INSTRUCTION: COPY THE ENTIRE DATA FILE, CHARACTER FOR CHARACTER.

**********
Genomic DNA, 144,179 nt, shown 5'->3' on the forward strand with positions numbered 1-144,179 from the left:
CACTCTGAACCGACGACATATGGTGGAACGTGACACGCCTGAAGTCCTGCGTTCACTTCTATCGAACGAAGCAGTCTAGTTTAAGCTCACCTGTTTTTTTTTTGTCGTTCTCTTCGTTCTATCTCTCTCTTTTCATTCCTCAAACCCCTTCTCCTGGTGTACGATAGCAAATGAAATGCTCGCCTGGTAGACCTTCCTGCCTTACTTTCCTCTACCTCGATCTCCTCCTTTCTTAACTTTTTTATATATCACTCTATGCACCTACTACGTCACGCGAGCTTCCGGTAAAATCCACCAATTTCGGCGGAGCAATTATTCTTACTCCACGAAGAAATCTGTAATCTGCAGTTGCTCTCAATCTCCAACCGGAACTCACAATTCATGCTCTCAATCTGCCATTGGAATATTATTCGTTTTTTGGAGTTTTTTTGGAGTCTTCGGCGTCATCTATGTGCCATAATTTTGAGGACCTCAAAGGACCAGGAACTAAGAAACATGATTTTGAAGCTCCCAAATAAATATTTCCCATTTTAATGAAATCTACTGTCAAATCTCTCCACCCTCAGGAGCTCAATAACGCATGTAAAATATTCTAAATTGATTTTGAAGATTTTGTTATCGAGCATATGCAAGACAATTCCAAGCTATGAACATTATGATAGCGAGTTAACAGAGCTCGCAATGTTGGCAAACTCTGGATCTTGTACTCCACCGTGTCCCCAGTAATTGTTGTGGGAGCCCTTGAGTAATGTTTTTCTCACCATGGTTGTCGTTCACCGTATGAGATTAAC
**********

Genomic DNA, 144,179 nt, shown 5'->3' on the forward strand with positions numbered 1-144,179 from the left:
CACTCTGAACCGACGACATATGGTGGAACGTGACACGCCTGAAGTCCTGCGTTCACTTCTATCGAACGAAGCAGTCTAGTTTAAGCTCACCTGTTTTTTTTTTGTCGTTCTCTTCGTTCTATCTCTCTCTTTTCATTCCTCAAACCCCTTCTCCTGGTGTACGATAGCAAATGAAATGCTCGCCTGGTAGACCTTCCTGCCTTACTTTCCTCTACCTCGATCTCCTCCTTTCTTAACTTTTTTATATATCACTCTATGCACCTACTACGTCACGCGAGCTTCCGGTAAAATCCACCAATTTCGGCGGAGCAATTATTCTTACTCCACGAAGAAATCTGTAATCTGCAGTTGCTCTCAATCTCCAACCGGAACTCACAATTCATGCTCTCAATCTGCCATTGGAATATTATTCGTTTTTTGGAGTTTTTTTGGAGTCTTCGGCGTCATCTATGTGCCATAATTTTGAGGACCTCAAAGGACCAGGAACTAAGAAACATGATTTTGAAGCTCCCAAATAAATATTTCCCATTTTAATGAAATCTACTGTCAAATCTCTCCACCCTCAGGAGCTCAATAACGCATGTAAAATATTCTAAATTGATTTTGAAGATTTTGTTATCGAGCATATGCAAGACAATTCCAAGCTATGAACATTATGATAGCGAGTTAACAGAGCTCGCAATGTTGGCAAACTCTGGATCTTGTACTCCACCGTGTCCCCAGTAATTGTTGTGGGAGCCCTTGAGTAATGTTTTTCTCACCATGGTTGTCGTTCACCGTATGAGATTAAC